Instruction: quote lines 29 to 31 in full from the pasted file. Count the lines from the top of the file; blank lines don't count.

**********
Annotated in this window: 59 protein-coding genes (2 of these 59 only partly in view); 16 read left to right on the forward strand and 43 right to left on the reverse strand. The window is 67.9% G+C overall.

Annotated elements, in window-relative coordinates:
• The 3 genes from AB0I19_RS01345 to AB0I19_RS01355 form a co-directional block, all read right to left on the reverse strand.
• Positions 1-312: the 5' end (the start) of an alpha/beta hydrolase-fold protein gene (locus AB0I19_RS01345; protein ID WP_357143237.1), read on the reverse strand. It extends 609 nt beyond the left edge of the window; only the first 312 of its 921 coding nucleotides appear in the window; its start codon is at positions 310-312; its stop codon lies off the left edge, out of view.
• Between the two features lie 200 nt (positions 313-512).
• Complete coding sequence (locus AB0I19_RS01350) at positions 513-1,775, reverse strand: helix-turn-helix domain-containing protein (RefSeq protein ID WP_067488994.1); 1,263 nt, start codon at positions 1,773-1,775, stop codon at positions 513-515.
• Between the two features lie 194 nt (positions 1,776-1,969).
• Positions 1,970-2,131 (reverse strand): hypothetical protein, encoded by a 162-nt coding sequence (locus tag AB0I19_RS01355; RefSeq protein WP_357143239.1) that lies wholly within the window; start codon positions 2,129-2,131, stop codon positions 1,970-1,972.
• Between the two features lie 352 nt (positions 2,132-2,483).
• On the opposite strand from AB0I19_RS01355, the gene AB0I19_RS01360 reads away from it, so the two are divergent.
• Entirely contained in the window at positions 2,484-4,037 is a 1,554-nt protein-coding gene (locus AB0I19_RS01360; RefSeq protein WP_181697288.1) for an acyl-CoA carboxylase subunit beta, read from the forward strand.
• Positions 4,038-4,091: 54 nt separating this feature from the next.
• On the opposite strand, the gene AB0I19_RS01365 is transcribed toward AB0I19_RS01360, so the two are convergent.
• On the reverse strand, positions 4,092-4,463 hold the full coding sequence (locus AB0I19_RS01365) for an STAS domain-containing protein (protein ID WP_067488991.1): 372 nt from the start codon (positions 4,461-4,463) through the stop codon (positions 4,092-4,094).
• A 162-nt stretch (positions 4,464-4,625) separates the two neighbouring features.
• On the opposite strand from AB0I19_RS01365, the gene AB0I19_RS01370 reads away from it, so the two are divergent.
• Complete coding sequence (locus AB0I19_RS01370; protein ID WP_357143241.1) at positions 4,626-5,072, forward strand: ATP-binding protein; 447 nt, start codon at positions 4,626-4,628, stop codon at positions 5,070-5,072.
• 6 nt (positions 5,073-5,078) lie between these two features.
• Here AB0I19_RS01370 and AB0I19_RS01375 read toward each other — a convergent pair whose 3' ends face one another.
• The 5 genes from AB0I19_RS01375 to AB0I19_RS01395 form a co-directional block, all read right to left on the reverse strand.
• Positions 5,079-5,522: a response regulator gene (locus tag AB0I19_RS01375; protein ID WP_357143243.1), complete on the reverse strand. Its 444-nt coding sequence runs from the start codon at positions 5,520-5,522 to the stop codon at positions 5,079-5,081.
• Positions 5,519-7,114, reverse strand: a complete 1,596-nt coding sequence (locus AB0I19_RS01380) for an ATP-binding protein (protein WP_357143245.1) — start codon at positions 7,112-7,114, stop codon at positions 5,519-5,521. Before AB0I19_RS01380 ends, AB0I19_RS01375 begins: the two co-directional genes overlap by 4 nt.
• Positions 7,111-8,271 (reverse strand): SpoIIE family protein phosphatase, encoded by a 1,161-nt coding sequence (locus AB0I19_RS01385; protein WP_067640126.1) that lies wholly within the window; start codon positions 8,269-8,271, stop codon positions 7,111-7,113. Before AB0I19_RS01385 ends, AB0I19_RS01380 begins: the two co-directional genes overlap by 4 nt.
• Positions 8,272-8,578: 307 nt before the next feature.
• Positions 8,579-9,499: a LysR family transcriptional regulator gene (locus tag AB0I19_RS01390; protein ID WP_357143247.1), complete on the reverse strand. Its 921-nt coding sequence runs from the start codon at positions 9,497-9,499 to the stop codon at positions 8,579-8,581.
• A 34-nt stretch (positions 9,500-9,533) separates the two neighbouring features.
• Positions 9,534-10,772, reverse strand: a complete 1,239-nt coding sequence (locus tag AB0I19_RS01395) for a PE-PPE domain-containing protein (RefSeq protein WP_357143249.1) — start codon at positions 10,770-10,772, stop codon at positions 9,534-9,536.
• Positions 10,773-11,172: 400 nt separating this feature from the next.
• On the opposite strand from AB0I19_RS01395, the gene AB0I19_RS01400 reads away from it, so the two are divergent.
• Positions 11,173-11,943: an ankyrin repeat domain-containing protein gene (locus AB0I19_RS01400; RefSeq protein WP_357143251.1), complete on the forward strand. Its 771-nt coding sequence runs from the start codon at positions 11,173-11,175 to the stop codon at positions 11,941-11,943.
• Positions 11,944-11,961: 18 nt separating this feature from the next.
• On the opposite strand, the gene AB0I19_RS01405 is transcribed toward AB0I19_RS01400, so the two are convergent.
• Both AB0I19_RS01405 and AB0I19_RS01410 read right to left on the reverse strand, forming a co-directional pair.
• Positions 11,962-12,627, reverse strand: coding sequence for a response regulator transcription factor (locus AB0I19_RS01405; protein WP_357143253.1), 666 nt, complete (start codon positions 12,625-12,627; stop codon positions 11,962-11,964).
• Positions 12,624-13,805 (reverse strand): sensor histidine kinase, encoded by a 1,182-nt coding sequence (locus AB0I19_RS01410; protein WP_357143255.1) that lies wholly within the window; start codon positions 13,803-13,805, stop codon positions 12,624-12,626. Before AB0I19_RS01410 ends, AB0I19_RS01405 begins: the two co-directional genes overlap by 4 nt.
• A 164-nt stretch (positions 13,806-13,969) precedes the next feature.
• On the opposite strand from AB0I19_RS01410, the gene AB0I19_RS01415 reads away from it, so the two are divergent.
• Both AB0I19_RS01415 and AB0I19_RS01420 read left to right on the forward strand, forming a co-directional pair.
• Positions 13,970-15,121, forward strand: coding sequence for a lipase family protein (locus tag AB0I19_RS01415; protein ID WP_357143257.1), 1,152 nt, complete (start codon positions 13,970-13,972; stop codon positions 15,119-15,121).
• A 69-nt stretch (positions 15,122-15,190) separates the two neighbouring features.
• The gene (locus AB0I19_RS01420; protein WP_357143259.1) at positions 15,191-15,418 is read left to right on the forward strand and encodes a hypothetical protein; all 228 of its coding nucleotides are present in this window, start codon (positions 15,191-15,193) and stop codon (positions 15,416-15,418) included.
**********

• On the opposite strand from AB0I19_RS01395, the gene AB0I19_RS01400 reads away from it, so the two are divergent.
• Positions 11,173-11,943: an ankyrin repeat domain-containing protein gene (locus AB0I19_RS01400; RefSeq protein WP_357143251.1), complete on the forward strand. Its 771-nt coding sequence runs from the start codon at positions 11,173-11,175 to the stop codon at positions 11,941-11,943.
• Positions 11,944-11,961: 18 nt separating this feature from the next.